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330-day alert: When to book your award travel

The best piece of advice for getting the award seat you want is to book early, specifically 330 days before your desired travel dates, when seats first become available. Many people don’t take advantage of this trick, though, either because they don’t know their travel plans nearly a year in advance or they just forget to mark their calendars.

While I can’t help you finalize your plans, I can remind you of the best times to book your award seats. The list below shows the dates of major holidays in 2008 and the dates that are exactly 330 days earlier. You can use these dates as a benchmark for deciding when to book your award tickets.

For example, you might want to start your trip the Friday before a Monday holiday. In that case, you’ll need to call three days before the date listed for Memorial or Labor Day to book the outgoing leg of your award ticket. A 2008 calendar and some simple arithmetic will allow you to adjust the dates below to suit your specific travel plans.

2008 holidays

  • Valentine’s Day: March 21, 2007, is 330 days before February 14, 2008.
  • Mother’s Day: June 16, 2007, is 330 days before May 11, 2008.
  • Memorial Day: July 1, 2007, is 330 days before May 26, 2008.
  • Fourth of July: August 9, 2007, is 330 days before July 4, 2008.
  • Labor Day: October 7, 2007, is 330 days before September 1, 2008.
  • Thanksgiving: January 2, 2008, is 330 days before November 27, 2008.
  • Christmas: January 30, 2008, is 330 days before December 25, 2008.
  • New Year’s Eve: February 5, 2008, is 330 days before December 31, 2008.

Why 330 days?

Most airlines load new inventory into their reservations system 330 days prior to the flight date. If there are any award seats at all on the flight you want, they will be available the instant that flight is loaded into the system, and there’s no guarantee that they will still be around a few months, days, or even hours later. So calling 330 days before your desired flight is the best way to ensure you get the seats you want. Otherwise, you’ll have to take your chances on availability, choose alternate dates or airports, wait for someone to cancel, or hope that seats are added at the last minute.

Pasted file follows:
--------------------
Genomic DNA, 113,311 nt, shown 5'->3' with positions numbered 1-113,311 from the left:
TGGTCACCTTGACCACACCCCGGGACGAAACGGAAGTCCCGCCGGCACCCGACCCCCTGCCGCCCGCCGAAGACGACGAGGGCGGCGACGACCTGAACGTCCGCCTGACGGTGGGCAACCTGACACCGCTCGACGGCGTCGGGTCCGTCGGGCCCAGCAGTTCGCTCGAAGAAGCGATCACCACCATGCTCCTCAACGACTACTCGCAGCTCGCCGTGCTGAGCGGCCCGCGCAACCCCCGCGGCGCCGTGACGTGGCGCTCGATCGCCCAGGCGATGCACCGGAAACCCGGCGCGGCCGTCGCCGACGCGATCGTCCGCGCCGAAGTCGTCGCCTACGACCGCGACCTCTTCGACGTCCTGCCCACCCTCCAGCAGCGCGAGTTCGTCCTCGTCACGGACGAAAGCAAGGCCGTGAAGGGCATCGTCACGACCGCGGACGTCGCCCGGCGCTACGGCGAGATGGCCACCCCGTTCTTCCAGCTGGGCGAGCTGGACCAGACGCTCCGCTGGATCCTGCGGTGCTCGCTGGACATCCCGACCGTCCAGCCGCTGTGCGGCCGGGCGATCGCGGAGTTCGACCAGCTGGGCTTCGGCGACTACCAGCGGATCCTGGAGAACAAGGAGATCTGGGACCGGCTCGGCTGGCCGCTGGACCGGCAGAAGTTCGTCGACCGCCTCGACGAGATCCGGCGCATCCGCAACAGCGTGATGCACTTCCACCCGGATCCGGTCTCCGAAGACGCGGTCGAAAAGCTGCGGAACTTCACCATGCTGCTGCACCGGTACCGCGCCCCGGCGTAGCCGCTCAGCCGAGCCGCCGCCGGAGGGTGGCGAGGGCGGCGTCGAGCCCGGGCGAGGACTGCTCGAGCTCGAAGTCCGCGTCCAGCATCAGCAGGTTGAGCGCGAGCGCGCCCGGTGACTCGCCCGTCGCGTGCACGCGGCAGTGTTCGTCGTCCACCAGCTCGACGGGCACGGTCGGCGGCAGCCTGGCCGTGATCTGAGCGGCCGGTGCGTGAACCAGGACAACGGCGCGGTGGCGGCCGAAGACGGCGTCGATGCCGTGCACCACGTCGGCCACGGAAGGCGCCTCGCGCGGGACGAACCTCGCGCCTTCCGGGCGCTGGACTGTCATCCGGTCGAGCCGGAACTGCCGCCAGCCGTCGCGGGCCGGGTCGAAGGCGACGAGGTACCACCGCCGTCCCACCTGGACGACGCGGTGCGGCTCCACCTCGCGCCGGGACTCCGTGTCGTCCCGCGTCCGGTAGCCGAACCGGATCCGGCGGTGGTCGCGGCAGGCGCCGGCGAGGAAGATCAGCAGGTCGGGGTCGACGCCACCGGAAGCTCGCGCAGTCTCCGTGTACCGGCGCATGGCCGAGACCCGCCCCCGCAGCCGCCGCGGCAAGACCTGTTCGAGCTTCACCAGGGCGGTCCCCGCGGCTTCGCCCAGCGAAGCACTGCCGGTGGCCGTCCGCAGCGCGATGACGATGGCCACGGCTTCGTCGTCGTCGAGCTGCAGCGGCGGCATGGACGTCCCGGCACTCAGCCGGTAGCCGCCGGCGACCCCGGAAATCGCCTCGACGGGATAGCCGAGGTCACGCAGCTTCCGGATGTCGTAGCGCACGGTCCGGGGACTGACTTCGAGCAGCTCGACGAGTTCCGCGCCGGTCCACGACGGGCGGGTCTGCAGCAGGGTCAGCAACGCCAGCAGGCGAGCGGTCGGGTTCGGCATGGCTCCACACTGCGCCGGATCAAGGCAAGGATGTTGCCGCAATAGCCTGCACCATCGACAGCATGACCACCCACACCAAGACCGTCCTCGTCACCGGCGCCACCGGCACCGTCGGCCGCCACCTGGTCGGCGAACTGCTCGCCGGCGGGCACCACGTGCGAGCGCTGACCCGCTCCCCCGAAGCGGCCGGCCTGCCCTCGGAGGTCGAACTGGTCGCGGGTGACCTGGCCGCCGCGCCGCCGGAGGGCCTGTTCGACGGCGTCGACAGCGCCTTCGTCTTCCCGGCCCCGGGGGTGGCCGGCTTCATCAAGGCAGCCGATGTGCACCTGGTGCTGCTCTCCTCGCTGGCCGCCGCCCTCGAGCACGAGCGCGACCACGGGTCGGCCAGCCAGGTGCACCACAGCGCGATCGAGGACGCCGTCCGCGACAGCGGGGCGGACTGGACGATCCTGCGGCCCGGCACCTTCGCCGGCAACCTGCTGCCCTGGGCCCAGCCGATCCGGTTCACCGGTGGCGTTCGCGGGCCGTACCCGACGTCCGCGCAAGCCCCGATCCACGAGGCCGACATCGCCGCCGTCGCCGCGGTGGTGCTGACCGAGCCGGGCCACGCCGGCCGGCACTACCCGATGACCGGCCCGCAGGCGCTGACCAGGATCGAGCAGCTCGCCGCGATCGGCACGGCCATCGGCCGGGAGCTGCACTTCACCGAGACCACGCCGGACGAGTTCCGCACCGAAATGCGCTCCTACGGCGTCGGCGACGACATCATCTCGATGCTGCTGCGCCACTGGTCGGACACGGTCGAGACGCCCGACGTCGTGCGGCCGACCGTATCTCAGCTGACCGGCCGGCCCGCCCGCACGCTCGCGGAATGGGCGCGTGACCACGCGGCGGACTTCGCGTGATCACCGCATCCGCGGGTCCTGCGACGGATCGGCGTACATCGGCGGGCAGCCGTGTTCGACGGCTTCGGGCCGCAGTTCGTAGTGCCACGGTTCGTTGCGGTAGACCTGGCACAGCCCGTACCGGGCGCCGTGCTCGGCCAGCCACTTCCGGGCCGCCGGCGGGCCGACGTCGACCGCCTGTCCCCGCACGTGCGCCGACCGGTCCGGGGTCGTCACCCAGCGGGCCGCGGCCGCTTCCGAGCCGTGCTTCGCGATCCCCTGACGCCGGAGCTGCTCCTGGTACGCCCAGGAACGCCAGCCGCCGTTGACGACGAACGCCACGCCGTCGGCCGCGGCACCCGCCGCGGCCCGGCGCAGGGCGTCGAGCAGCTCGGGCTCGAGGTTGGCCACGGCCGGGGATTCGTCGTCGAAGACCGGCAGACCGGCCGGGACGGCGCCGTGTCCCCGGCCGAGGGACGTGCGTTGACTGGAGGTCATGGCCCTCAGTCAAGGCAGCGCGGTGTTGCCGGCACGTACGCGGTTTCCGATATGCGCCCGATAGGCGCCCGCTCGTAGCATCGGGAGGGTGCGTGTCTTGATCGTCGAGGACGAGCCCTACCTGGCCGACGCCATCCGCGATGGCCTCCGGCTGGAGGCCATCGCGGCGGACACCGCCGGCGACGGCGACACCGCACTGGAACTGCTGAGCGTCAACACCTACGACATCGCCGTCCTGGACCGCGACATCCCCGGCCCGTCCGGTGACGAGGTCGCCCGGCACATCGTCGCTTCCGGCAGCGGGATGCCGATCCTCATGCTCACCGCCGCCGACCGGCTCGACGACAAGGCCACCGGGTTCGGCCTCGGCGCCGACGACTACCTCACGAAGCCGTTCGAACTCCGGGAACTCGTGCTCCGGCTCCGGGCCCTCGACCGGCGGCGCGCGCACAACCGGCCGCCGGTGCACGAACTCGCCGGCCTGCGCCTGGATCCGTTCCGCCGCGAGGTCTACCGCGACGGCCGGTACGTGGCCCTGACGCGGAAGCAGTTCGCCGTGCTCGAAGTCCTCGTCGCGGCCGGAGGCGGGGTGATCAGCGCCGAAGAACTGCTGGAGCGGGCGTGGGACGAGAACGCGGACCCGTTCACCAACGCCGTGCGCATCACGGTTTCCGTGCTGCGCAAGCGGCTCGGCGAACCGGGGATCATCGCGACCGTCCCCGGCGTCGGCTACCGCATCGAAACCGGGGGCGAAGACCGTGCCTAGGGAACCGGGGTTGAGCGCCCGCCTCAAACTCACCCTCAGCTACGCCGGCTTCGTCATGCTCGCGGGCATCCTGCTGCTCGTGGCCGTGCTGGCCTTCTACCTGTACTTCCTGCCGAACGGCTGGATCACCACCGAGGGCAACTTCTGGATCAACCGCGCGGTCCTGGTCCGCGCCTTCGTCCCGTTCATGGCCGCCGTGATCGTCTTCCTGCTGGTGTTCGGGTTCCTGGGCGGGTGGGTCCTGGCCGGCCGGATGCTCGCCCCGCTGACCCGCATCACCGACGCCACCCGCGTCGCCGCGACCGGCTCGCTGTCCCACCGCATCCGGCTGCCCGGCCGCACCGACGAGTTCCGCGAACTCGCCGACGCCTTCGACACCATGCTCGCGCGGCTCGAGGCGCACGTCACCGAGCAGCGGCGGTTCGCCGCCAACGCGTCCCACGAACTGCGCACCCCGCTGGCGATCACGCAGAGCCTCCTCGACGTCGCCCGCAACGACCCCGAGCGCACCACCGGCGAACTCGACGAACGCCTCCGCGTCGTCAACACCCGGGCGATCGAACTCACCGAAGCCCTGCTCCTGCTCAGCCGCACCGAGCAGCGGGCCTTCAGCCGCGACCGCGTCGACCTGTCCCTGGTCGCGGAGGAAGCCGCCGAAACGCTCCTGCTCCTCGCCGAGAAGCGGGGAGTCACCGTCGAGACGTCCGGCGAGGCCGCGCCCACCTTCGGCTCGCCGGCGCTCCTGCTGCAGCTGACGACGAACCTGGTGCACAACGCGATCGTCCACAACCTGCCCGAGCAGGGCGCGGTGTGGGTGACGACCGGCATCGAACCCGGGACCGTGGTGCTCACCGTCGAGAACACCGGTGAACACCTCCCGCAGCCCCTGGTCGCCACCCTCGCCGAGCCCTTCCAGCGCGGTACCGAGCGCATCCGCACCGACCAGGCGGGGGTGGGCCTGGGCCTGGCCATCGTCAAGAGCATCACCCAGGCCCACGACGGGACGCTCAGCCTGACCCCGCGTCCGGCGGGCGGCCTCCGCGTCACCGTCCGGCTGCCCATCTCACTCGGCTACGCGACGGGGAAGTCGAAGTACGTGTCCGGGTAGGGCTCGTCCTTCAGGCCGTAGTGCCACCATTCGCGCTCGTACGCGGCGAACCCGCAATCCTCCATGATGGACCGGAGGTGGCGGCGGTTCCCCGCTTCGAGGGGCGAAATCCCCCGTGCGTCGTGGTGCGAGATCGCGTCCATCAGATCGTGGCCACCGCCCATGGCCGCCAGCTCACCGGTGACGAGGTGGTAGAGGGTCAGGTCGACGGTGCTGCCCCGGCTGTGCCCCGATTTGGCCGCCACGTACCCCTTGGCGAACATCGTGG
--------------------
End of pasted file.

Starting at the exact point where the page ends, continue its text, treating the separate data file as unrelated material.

While a few days may not affect the inventory of most award seats, waiting a day or two could mean the difference between getting the seat you want and having to compromise. However, sometimes the 330-day mark is merely a suggestion, and some flights are loaded 332 or 329 days in advance. Because of anomalies like this, you might want to start calling the airline a few days before you think your flight will enter the system to check how far in advance you can book.

Keep calling every day until the airline says it is booking flights for the day prior to your desired travel date, and then ask exactly when your date will load into the system. Next, start calling a few minutes prior to that time to ensure that you’re on the phone when your flight loads, so you can book it immediately.

There is a flaw in this strategy because the date that your departure flight loads into the system will be days or weeks before the date that your return flight becomes available to book. American is the only airline that will let you put a long hold—up to 14 days—on the first leg of your flight; if your trip is less than two weeks long, you can book the round-trip when your return flight loads. Delta will also let you put a hold on a one-way flight, but only for 48 hours, which may not be as useful.

US Airways and United will hold a full round-trip award ticket for 72 hours, and Continental will hold an award ticket booked over the phone for five days. You can take a risk and call the day after your flight has entered the reservations system and put a hold on your preferred departure flight with a return the following day. Before your hold expires, you can attempt to switch your booking to a later return, or try to release the seats and hold them again to buy yourself some time. Be warned that you could lose your original seats between the time you release and rebook them.

If you can’t place a hold (Northwest, for example, tickets award trips instantly), you can follow the same strategy but actually book the award ticket. Once your preferred return flight loads, you can call back and change your ticket for a $25 to $100 fee, depending on the carrier. Because airlines do not guarantee that there will be award seats available on all flights, though, you might get stuck with an award ticket you can’t use, in which case you’ll have to pay a similar fee to redeposit the miles back into your account. But you can take your time; airlines do change their award availability based on demand, so additional award seats may open up throughout the year, including during the week before the flight.

Even using these strategies, there’s no guarantee that you’ll be able to book the award ticket you want at the lowest mileage prices. But many flyers would agree that a free flight is worth the trouble it takes to book it.

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